The Influence of Institutional Environment on Environmental Practices and Its Impact on Regional Development: A Gender Perspective

The Influence of Institutional Environment on Environmental Practices and Its Impact on Regional Development: A Gender Perspective

María Dolores Sánchez-Fernández (University of A Coruña, Spain)
DOI: 10.4018/978-1-5225-3525-6.ch019

Abstract

This chapter studied the institutional influence associated to environmental practices in hotels. The aim was to interpret whether it was the normative, coercive or mimetic pressures (Institutional pressures) that influenced the three, four and five star hotels in north of Portugal and Galicia (a gender perspective). In order to accomplish these objectives, the author used an investigation model that connects institutional context pressures with environmental practices and environmental practices with legitimacy. To study used the Institutional Theory as theoretical reference.
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Introduction

This work studied the institutional influence associated to quality practices in the hotels of Northern Portugal. The aim was to decipher whether it was the normative, coercive or mimetic pressures (Institutional pressures) (DiMaggio & Powell, 1991) that influenced the three, four and five star hotels of the north of Portugal and Galicia. In order to accomplish these objectives, we used an investigation model that connects institutional context pressures with environmental practices and environmental practices with legitimacy. Despite the fact that not much attention has been dedicated to this by academic literature it is considered to be vital to study these factors. To remedy this situation, Institutional Theory was used in this study as theoretical reference; in other words, the results obtained contribute to the progress under this theory.

The hypotheses in Institutional Theory have been subject of study and verification by various authors (Moyano-Fuentes, 2001; Restrepo & Rosero, 2002; Arend & Ferraz, 2005; Dias et al., 2006; Bastidas & Moreno, 2006; Murillo et al., 2010; Rivera, 2004; Shah & Rivera, 2007; Riquel, 2010; Zhu et al., 2011; Vargas-Sánchez & Riquel-Ligero, 2012; Zapata & Hall, 2012; Shah & Rivera, 2013; Rivera, 2004; Llamas-Sanchez et al., 2013; Mellinger, 2014; and Muñoz-Fernández, Rodríguez-Gutiérrez & Santos-Roldan, 2016) in various kinds of organizations (golf courses, public administrations, non-profit making human services organisations). We can draw attention to recent studies by Sanchez-Fernández et al. (2014) and sustainable practices by Glover et al. (2014) in the area of social responsibility under this framework.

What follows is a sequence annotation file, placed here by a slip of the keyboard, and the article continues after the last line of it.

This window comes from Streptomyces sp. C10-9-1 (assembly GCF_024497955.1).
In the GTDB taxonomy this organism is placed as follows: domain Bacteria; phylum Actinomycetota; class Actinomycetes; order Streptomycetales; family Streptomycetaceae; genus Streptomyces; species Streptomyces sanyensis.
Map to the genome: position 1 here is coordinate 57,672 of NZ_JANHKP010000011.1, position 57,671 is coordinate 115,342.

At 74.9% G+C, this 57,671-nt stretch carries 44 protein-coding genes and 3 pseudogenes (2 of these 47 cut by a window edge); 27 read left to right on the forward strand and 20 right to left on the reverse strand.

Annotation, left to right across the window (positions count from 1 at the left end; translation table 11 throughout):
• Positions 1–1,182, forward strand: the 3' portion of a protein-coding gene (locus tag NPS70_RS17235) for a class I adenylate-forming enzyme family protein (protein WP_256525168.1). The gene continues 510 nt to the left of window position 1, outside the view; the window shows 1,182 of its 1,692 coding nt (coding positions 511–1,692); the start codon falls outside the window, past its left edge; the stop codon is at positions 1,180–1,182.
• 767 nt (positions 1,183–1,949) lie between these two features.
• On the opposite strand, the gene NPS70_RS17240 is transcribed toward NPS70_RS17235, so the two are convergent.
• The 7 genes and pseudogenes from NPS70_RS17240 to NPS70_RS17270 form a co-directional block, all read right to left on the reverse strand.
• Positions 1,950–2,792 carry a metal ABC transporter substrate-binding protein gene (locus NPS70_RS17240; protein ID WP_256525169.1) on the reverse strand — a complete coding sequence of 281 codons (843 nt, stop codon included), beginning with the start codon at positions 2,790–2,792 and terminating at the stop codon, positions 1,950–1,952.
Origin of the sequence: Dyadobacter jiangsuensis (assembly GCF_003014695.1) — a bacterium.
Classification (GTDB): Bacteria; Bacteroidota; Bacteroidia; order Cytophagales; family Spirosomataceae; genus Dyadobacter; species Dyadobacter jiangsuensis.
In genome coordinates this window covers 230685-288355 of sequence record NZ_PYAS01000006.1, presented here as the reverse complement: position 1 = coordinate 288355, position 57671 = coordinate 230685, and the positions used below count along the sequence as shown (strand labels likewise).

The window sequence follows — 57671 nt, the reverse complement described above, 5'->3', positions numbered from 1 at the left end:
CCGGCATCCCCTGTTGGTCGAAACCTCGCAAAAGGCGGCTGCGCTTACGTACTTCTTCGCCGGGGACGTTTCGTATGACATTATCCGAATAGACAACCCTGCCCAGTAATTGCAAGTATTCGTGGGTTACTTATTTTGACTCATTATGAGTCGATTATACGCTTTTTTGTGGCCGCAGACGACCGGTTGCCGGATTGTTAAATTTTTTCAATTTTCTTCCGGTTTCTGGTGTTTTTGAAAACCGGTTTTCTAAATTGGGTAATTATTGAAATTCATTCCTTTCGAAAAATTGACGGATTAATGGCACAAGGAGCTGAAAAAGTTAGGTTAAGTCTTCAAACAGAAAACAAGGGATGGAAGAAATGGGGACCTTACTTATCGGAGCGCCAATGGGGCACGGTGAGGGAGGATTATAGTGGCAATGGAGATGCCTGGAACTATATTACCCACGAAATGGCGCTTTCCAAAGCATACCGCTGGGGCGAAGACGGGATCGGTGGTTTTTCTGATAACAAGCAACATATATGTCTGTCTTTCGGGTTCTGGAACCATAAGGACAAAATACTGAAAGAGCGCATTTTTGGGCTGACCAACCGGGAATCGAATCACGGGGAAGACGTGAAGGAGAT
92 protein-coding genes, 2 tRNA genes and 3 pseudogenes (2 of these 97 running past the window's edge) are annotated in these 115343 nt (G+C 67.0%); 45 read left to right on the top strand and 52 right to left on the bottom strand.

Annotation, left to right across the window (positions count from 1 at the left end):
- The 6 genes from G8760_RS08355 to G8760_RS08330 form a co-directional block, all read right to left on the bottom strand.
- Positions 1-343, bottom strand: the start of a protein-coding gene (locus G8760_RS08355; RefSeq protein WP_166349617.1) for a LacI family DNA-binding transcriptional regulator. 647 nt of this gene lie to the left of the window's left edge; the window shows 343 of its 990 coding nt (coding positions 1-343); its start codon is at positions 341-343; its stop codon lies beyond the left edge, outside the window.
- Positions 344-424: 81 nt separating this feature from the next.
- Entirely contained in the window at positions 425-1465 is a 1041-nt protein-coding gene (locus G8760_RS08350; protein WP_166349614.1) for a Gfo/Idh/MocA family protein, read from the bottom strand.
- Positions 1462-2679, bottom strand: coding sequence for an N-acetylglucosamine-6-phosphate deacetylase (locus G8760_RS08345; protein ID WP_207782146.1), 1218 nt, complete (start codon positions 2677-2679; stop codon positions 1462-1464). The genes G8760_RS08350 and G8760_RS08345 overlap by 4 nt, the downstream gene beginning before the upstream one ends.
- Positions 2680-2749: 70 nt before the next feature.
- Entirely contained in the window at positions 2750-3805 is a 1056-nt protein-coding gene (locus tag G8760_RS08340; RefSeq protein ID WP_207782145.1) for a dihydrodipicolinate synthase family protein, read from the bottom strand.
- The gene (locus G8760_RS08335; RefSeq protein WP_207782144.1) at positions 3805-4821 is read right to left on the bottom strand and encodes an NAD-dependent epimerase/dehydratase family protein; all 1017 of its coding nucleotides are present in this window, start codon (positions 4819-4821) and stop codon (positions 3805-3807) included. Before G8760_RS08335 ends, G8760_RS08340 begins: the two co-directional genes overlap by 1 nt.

Nonetheless, the repercussion of environmental practices on the institutional environment (a gender perspective) has not been much explored by many empirical studies. The aim of this study was to decipher what the influences of institutional pressures on profit-gaining organizations (hotels) were in a geographically delimited area (Northern Portugal and Galicia).

One of Eurorregion’s leading economic motors is its tourism sector. Official statistics and authors of the kind of Gessa et al. (2008) and Álvarez et al. (2013) recognize the enormous economic importance this sector has in Portugal and Spain (a gender perspective). This work studied the hotel subsector and its environmental practices in the tourism sector. For uniformity’s sake the three, four and five star hotels in Northern Portugal and Galicia were chosen as the study unit.

Key Terms in this Chapter

PLS: A term known as Partial Least Square. This is an approach to causal modeling. It is a technique which allows reflecting the theoretical and empirical conditions of behavior. Normally this technique is applied when the theoretical situations are not strong enough and there is little information available. It is a technique that focuses on predictive causal analysis and the results can be interpreted as a step backwards.

Isomorphism: The term 'isomorphism' means 'the same way”. It seeks to highlight the idea that there are formal similarities and correspondence between different types of systems. The word isomorphism refers to the construction of systems models similar to the original model. In our study, isomorphism behavior refers to the different companies behaving in a similar way to the model set out in our investigation.

Reliability: It is a parameter which measures consistency. In our work reliability can measure the construct´s consistency (reliability of the construct) or the indicator´s consistency (individual reliability).

Reflective Indicators: These are caused by construct; a symptom of the construct symptom. They can be directly measured and are correlated among each other. In the model, they are represented by a rectangle and joined to construct by means of an arrow in the model. The arrowhead is directed at the rectangle (indicator).

Formative Indicators: These are the cause of the construct. They can be directly measured and are not correlated among each other. They are represented by a rectangle and joined to construct by means of an arrow in the model. The arrowhead is directed at the circle (construct).

Construct: A set of indicators related to the construct. They cannot be directly measured which signifies that a set of items is necessary. They are also known as latent variables. Constructs can be made up of reflective or formative indicators. They are represented by a circle in the model.

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